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Coesfeld

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Public | DutchFrenchGerman

Source: Netzhering

Copyright: CC 3.0

Coesfeld received its city rights in 1197, but was first recorded earlier than that in the biography of St. Ludger, patron and first bishop of the diocese of Munster who was born north of Coesfeld in Billerbeck. The day before he died, Ludger spent the night in Coesfeld and heard mass in the morning in the church he founded. He was on his way from his abbey in Essen to Münster. The road he followed passed Coesfeld and Billerbeck, and after preaching in the St. Lambert's church, 26 March 809, he travelled on to Billerbeck, where he died in the evening.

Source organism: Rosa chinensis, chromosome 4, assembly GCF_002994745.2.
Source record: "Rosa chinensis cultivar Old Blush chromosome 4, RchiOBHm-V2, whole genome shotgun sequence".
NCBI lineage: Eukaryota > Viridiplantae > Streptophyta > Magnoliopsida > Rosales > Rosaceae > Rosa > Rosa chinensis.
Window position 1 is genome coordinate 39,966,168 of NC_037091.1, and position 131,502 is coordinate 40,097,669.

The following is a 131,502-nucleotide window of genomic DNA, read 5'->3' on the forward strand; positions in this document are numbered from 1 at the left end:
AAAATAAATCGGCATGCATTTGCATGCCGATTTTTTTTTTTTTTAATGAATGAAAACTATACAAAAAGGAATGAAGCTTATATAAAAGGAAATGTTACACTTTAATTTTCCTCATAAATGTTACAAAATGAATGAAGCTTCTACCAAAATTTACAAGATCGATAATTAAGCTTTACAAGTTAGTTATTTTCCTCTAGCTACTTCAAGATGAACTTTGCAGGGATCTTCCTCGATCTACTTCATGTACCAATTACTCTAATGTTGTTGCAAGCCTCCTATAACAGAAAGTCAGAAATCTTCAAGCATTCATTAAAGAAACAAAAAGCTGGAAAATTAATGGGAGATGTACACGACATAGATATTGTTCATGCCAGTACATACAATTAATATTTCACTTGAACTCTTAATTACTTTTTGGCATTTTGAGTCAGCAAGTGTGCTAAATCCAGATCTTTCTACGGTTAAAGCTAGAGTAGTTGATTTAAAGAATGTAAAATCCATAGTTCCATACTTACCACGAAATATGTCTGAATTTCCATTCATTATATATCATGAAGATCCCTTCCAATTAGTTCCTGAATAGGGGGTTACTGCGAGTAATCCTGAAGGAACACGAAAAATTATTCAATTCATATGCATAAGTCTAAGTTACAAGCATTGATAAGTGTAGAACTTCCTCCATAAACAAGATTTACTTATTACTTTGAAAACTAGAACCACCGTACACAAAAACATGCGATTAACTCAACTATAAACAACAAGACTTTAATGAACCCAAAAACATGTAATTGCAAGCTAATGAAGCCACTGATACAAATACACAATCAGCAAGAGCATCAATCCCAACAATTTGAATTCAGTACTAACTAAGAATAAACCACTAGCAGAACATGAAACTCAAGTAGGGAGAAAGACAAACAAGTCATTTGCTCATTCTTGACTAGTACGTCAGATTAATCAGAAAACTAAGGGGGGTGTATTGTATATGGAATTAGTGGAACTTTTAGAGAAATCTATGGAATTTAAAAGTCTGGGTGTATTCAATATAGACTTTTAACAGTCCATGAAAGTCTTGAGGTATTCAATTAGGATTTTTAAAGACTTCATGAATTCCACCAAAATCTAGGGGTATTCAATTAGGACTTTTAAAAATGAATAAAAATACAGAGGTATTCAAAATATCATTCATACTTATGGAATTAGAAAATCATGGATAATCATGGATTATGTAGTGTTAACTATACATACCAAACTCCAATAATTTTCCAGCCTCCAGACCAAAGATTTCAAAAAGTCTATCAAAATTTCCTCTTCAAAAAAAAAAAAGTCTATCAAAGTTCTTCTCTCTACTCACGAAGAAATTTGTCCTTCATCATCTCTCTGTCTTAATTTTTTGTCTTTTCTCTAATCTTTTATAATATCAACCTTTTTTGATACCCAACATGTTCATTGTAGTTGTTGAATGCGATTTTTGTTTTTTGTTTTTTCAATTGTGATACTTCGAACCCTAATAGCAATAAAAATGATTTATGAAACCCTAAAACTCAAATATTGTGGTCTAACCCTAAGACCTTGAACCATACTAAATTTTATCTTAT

The Coesfeld St. Jacobikirche dates from the same period as the city charter. For centuries, Coesfeld was an important stopping place for pilgrims traveling one of the more popular Germanic Jakobi routes leading from Warendorf over Münster to Coesfeld, and then on via Borken to Wesel on the Rhine.

Source: Wikipedia.org

Copyright: CC 3.0

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Coesfeld
Germany

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